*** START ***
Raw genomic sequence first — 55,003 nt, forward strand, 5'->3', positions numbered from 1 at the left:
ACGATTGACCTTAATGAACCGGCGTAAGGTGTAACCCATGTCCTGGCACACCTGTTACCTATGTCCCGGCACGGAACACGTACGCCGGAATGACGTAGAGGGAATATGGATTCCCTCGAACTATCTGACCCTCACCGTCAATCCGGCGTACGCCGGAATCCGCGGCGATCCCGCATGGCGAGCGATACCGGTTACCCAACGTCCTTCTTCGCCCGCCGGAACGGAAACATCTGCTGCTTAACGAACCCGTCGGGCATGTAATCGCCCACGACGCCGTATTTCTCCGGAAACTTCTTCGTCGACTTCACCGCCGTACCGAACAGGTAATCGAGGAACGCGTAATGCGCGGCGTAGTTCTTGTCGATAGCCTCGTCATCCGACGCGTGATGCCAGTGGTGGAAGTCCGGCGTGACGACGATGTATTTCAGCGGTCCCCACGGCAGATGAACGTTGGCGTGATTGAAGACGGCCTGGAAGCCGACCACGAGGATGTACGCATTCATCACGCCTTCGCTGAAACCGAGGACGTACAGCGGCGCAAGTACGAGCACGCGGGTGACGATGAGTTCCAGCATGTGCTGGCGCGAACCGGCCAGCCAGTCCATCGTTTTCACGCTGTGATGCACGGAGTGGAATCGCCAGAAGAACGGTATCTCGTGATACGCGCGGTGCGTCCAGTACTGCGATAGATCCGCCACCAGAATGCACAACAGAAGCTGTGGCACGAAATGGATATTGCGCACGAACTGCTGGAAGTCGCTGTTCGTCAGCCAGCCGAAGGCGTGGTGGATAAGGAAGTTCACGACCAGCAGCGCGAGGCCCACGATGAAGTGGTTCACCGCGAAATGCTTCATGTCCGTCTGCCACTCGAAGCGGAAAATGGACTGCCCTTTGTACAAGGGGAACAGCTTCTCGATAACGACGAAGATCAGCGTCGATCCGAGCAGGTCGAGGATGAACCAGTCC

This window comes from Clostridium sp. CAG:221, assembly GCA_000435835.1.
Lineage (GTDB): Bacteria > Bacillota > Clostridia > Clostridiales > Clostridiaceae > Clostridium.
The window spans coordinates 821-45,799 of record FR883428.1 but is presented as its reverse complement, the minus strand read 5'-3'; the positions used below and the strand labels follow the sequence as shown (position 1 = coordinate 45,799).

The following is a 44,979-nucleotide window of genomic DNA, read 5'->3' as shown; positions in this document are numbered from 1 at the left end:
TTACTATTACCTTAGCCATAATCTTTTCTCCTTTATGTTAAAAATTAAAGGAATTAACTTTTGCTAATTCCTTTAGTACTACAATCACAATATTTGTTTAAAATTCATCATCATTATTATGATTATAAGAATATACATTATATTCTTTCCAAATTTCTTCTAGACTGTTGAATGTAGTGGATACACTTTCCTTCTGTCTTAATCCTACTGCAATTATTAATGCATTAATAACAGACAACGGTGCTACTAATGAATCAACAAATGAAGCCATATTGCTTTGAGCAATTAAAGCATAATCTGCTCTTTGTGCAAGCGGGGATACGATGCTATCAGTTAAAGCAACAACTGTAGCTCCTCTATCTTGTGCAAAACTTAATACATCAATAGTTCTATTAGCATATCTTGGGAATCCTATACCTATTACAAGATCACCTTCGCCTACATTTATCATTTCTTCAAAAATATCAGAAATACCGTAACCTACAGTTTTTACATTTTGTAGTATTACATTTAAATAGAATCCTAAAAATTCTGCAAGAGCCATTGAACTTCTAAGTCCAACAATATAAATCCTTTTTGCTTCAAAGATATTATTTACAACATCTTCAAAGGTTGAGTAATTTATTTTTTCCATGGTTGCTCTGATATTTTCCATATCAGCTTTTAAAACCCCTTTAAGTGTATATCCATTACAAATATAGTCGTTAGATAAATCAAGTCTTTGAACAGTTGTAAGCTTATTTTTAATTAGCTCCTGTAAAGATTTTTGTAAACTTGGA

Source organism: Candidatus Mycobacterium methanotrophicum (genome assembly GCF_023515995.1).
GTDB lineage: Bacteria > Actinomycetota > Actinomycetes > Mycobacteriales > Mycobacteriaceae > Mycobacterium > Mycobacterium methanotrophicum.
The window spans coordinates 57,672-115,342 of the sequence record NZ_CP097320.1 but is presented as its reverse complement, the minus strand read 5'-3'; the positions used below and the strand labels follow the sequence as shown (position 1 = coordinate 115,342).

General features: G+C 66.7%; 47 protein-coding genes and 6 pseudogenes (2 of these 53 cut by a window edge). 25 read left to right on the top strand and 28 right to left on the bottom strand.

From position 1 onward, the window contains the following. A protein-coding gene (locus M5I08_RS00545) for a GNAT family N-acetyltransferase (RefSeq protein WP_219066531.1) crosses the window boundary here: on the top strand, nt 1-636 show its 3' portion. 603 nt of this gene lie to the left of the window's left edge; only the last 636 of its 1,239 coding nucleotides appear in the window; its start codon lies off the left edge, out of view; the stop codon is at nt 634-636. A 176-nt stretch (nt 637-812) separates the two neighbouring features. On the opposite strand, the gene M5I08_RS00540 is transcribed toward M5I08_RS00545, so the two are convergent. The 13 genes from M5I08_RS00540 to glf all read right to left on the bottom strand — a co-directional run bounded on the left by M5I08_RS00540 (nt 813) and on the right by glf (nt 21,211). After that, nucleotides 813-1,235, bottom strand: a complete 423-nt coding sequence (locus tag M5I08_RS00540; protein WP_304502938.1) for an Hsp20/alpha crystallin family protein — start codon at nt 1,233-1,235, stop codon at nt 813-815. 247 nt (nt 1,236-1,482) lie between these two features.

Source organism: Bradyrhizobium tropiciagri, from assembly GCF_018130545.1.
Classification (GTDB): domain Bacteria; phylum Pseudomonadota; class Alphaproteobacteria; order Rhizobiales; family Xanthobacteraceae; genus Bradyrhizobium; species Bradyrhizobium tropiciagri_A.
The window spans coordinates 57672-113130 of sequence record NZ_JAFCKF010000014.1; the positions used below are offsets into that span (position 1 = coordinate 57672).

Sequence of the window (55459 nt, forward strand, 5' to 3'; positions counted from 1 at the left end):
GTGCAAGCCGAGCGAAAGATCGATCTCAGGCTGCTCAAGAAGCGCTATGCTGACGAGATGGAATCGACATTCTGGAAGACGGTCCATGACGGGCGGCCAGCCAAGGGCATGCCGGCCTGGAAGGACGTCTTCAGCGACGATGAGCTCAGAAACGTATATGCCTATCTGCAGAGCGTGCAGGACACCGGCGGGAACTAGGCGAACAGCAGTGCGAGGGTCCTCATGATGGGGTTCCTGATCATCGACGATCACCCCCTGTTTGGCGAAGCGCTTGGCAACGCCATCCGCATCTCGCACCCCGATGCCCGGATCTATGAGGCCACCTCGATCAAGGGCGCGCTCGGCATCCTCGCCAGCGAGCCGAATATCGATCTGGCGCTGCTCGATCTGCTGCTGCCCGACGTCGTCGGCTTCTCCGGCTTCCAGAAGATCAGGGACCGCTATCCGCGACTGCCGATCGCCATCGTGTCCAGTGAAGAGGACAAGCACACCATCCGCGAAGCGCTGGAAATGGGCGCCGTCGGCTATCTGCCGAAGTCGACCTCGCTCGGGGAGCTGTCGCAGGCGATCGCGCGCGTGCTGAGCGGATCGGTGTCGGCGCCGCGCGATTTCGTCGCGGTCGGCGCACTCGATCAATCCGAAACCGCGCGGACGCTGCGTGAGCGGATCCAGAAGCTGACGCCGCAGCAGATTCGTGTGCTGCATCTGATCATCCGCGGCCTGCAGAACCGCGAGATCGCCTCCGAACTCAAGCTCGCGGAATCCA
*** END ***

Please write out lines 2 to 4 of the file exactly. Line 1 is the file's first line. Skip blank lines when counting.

ACGATTGACCTTAATGAACCGGCGTAAGGTGTAACCCATGTCCTGGCACACCTGTTACCTATGTCCCGGCACGGAACACGTACGCCGGAATGACGTAGAGGGAATATGGATTCCCTCGAACTATCTGACCCTCACCGTCAATCCGGCGTACGCCGGAATCCGCGGCGATCCCGCATGGCGAGCGATACCGGTTACCCAACGTCCTTCTTCGCCCGCCGGAACGGAAACATCTGCTGCTTAACGAACCCGTCGGGCATGTAATCGCCCACGACGCCGTATTTCTCCGGAAACTTCTTCGTCGACTTCACCGCCGTACCGAACAGGTAATCGAGGAACGCGTAATGCGCGGCGTAGTTCTTGTCGATAGCCTCGTCATCCGACGCGTGATGCCAGTGGTGGAAGTCCGGCGTGACGACGATGTATTTCAGCGGTCCCCACGGCAGATGAACGTTGGCGTGATTGAAGACGGCCTGGAAGCCGACCACGAGGATGTACGCATTCATCACGCCTTCGCTGAAACCGAGGACGTACAGCGGCGCAAGTACGAGCACGCGGGTGACGATGAGTTCCAGCATGTGCTGGCGCGAACCGGCCAGCCAGTCCATCGTTTTCACGCTGTGATGCACGGAGTGGAATCGCCAGAAGAACGGTATCTCGTGATACGCGCGGTGCGTCCAGTACTGCGATAGATCCGCCACCAGAATGCACAACAGAAGCTGTGGCACGAAATGGATATTGCGCACGAACTGCTGGAAGTCGCTGTTCGTCAGCCAGCCGAAGGCGTGGTGGATAAGGAAGTTCACGACCAGCAGCGCGAGGCCCACGATGAAGTGGTTCACCGCGAAATGCTTCATGTCCGTCTGCCACTCGAAGCGGAAAATGGACTGCCCTTTGTACAAGGGGAACAGCTTCTCGATAACGACGAAGATCAGCGTCGATCCGAGCAGGTCGAGGATGAACCAGTCC

This window comes from Clostridium sp. CAG:221, assembly GCA_000435835.1.
Lineage (GTDB): Bacteria > Bacillota > Clostridia > Clostridiales > Clostridiaceae > Clostridium.